Photo credit: Flickr user Thomas Hawk
Students doing more journalism in the “teaching hospital” model is a win for journalism education. But if universities want more from their student journalists, they should do more for them. That means legally protecting them even when the community and police don’t. Nationwide, universities are rightfully touting the benefits of the teaching hospital model. Yet students are missing from this debate.
Even if they weren’t interested in filling local news gaps with actual journalism, universities would seem to be obvious supporters and protectors of their students. Their roots, after all, are in freedom and learning. Ironically (and sadly) universities are often the first to challenge their own students for fear they might cause legal problems.
According to Frank LoMonte, Executive Director of the Student Press Law Center, most censorship complaints boil down to students vs. administration. The Knight-funded center serves students who believe they have been censored or denied access to public information. LoMonte estimated that about 70 percent of calls to their hotline are on the censorship and public information issues, with the school or college administration being the culprit.
What happens to student journalists? Schools have, for example, removed newspaper racks from campus, cut funding for school newspapers, locked out radio station staff members and restricted students from circling a petition around campus. Organizations such as the Student Press Law Center serve as valuable resources for students who feel their rights have been encroached upon.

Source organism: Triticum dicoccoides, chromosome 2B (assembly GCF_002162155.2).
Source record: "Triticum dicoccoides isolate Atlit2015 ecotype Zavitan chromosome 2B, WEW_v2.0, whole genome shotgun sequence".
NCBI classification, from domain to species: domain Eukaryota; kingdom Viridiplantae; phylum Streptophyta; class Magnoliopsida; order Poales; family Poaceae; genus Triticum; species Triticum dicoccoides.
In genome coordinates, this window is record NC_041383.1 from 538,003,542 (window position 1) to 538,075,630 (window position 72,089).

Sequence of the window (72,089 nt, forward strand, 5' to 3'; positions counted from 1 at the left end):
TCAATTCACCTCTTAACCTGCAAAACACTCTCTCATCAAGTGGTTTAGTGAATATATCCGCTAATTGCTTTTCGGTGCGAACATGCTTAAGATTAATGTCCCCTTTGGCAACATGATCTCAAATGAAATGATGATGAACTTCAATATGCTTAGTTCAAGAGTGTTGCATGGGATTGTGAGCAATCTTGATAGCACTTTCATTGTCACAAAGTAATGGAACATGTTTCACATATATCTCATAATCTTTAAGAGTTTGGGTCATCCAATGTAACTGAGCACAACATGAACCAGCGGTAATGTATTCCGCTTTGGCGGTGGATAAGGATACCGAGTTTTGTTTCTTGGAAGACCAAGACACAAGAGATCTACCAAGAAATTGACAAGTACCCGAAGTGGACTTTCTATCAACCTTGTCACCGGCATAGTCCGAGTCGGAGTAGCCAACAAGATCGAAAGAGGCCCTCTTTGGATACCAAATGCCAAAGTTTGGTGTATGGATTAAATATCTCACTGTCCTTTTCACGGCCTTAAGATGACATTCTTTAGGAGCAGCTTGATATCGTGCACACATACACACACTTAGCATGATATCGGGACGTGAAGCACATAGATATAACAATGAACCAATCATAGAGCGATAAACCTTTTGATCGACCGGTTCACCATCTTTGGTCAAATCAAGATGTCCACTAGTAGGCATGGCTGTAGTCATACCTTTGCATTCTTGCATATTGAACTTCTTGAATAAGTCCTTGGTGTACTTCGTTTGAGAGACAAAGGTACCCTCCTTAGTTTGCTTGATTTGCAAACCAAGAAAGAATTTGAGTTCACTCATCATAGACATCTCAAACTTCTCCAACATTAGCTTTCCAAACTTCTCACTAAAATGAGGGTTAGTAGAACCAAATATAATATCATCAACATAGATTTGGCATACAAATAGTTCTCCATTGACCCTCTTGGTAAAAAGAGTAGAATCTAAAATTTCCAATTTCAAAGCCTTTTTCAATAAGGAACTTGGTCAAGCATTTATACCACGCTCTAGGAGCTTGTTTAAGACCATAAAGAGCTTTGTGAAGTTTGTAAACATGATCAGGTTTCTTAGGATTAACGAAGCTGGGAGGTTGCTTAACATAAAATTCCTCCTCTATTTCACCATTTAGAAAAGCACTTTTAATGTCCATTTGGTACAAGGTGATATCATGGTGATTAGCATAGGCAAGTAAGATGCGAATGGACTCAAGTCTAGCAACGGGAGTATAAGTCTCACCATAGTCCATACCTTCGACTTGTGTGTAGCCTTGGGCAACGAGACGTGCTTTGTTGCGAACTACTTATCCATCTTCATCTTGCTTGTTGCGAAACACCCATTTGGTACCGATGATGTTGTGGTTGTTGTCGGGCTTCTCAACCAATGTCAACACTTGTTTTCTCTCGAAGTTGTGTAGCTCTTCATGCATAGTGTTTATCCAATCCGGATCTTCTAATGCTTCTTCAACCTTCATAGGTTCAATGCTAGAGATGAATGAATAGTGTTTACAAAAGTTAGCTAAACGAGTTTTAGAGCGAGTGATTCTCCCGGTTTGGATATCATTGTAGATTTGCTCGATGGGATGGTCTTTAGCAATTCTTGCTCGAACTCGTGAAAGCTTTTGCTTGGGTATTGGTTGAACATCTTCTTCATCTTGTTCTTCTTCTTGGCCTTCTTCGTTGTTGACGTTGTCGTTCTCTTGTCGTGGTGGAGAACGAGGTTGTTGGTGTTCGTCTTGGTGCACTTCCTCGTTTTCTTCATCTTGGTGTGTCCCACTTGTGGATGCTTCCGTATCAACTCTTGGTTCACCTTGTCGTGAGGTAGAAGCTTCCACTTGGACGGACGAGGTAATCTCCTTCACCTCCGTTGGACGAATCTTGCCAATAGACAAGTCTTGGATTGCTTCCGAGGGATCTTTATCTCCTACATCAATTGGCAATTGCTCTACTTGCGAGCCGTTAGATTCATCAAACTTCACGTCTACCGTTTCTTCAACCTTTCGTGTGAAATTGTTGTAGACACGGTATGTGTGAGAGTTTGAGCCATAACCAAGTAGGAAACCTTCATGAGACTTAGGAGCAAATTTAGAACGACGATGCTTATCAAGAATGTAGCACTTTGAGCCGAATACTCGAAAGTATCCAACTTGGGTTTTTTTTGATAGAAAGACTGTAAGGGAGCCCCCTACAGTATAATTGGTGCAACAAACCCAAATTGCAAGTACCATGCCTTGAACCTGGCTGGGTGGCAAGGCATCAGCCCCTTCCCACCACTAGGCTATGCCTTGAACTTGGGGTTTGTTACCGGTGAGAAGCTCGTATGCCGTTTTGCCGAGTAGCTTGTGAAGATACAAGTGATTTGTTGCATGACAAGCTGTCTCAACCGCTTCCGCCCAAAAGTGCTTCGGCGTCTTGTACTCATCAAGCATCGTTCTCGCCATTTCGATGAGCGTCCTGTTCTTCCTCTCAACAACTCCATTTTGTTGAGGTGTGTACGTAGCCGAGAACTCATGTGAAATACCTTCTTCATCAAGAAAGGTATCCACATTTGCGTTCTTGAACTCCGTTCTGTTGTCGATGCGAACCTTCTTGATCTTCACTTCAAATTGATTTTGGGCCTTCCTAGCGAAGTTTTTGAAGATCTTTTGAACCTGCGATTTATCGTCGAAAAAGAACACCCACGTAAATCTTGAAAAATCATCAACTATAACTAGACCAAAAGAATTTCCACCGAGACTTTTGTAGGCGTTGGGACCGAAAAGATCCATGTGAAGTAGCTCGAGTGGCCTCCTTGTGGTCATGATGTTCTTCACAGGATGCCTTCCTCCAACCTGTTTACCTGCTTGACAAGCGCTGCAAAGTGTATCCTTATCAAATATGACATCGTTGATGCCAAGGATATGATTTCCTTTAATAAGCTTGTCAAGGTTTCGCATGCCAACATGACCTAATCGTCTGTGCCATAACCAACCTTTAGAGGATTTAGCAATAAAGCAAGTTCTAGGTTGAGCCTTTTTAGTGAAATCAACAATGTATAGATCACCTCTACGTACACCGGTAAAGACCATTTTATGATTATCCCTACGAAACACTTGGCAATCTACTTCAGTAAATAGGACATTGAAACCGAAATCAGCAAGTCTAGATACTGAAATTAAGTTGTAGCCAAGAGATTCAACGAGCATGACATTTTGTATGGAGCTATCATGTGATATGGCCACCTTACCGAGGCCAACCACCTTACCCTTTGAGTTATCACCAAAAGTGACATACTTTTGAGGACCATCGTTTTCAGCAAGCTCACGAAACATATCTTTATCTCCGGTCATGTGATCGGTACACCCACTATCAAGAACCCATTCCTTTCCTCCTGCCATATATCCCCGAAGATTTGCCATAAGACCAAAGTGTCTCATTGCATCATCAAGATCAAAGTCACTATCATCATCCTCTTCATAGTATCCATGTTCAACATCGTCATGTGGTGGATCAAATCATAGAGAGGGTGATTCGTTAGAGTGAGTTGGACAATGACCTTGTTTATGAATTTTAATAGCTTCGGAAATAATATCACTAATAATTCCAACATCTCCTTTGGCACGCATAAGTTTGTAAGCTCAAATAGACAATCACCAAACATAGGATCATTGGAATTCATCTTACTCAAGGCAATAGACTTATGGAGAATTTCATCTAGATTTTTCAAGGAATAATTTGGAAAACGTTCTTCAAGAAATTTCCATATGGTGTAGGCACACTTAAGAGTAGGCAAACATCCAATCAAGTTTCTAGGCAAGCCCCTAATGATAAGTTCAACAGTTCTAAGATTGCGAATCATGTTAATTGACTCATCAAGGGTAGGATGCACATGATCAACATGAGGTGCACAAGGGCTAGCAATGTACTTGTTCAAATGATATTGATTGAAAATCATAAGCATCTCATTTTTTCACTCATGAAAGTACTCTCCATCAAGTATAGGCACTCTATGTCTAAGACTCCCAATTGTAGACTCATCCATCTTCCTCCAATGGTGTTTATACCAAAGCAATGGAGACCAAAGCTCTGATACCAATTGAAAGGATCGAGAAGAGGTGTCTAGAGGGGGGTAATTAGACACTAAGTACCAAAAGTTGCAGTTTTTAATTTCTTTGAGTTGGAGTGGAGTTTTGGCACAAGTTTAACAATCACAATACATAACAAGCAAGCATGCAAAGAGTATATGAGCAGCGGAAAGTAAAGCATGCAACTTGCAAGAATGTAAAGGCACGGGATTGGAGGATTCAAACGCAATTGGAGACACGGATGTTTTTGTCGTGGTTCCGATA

It is not just the administration that tries to control student-run media. At times, community leaders are the problem. Recently, the staff of the independent University of Georgia newspaper, Red and Black, a non-profit corporation, walked out when it discovered a memo from a board member saying faculty must play a larger role in what would be published in the paper. The stated reason: an attempt to turn around a decline in readership. After the walkout, students created a website called Red and Dead where they covered their own story. After the outcry, the memo was dropped and the Red and Black editor-in-chief and managing editor returned.
Another all-to-typical example came in March when a Temple University student was arrested by Philadelphia police. Student photographer Ian Van Kuyk was arrested after taking pictures of a policeman pulling over a car. Van Kuyk was trying to satisfy a nighttime shot requirement for his photojournalism class. But the police lieutenant claims the student was doing more than taking pictures. The charges are obstruction, resisting arrest and disorderly conduct. Van Kuyk says his First Amendment rights were violated. His trail is set for Oct. 12.
The endless stream of similar stories discourages prospective journalists. Universities and communities must find ways to better work with students.